If you follow watches closely, you might tend to sigh at "another dive watch." But we'd argue that Breitling's newly redesigned Superocean collection isn't just another dive watch: in a sea of dive watches that look more or less similar, it stands out. It does so with the combination of a traditional dive watch appeal and a unique look — and it's all based on a fascinating vintage chronograph from 1965.
The new collection of watches aren't chronographs: functionally, they're standard dive watches with three-hand time-telling, rotating bezels and 300m of water resistance. The look is what makes them particularly cool — and it comes from a watch with a practical design, and some rather unusual features. Known as the Breitling Superocean "Slow Motion" (or "Slow Chrono" or "Minute Creeper"), this was a diver's chronograph that didn't really look like a chronograph as we know it today.
Dive watch design is largely based around water resistance, legibility and tracking minutes — minutes being the most critical unit of time for divers. The Superocean Slow Motion first had a pared-back design for legibility and did away with any indication of seconds, both for the main time and the chronograph. In place of the typical centrally mounted seconds hand was a chronograph minutes hand. (Its relatively slow procession around the dial gave the watch its nickname.)
The Slow Motion would've mostly looked like a standard dive watch apart from the chronograph pushers on its case side, but it had another interesting feature: Above 6 o'clock was a dot that indicated the chronograph's mode. (No, it's not a moisture indicator like on the Blancpain Fifty-Fathoms Mil-Spec.) Since you can't really see a minute hand's motion, this window would change color to let the diver know if his chronograph was running (white), paused (smaller white dot) or not running (black).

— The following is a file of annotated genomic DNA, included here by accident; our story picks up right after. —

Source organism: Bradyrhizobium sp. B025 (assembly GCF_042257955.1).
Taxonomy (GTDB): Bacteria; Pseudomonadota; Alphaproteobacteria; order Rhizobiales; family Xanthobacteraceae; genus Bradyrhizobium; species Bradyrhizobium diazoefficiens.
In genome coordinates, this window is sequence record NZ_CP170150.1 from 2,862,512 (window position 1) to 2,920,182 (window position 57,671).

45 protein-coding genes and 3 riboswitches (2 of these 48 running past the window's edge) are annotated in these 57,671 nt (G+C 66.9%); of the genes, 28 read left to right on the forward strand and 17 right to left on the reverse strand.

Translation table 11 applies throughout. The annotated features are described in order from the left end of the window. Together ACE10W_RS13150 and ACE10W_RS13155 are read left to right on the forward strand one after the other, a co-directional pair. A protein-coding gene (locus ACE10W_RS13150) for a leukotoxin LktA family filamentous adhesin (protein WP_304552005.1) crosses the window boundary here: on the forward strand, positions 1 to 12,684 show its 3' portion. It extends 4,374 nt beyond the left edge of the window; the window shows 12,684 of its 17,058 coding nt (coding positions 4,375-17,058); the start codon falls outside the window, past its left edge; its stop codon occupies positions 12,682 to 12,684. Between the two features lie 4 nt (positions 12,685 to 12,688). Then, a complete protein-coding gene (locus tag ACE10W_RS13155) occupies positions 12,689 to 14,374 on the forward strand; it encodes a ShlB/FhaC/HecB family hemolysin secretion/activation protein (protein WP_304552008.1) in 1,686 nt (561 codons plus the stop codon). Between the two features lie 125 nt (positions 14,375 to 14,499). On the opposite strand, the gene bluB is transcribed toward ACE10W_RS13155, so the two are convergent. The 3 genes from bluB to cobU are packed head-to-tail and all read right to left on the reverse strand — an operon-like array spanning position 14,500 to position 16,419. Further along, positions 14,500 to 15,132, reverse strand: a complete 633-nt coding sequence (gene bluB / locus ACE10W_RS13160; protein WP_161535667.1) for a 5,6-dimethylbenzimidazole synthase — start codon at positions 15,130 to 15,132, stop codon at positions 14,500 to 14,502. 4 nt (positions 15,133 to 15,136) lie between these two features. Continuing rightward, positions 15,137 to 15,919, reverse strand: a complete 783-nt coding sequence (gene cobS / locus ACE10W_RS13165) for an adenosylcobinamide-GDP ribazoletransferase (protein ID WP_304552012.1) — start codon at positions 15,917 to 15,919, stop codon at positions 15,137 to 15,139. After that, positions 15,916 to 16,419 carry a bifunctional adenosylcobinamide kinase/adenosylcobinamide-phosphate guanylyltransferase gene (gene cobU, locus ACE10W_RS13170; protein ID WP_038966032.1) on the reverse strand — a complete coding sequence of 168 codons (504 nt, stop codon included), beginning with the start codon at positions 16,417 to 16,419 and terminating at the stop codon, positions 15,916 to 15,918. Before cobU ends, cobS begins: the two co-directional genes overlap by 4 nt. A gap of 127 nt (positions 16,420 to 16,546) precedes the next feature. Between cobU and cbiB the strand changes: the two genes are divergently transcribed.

The new Breitling Superocean watches feature neither the chronograph nor the mode indicator: these are automatic divers offering the standard hours, minutes and seconds, but based on the look of those vintage watches. Most notably, that look includes a contrasting inner ring, originally made to offer legibility for the chronograph minutes.
The other distinctive feature is the minutes hand with its thin stem and large square tip derived from the chronograph hand on (some versions of) the vintage model. It's almost weird, and it's slightly reminiscent of the famous Tudor snowflake hand, but it gives these watches an immediately recognizable look.
The other thing that makes the new collection cool is that the watches have the brand's typical sense of refinement and the appeal of a traditional dive watch, with a modern feel despite their vintage lineage (interestingly, they're in the Superocean collection rather than the separate, vintage-inspired Superocean Heritage).
The new collection comes in a dizzying array of sizes and colors (and a couple models in bronze) at debut with versions in 36mm, 42mm, 44mm and up to 46mm. There are 29 SKUs in total, and each uses a chronometer-certified version of the common ETA 2824 automatic movement.
The combination of history, purpose, that slightly quirky design and some bright colors make these some of the coolest recent divers we've seen. Starting at $4,600 for the 36mm version on a strap and topping out at $6,700 a model featuring a rose gold bezel and crown, these are about the prices we expect from this tier of Breitling watches — and we'd love to get them in some summery settings for testing.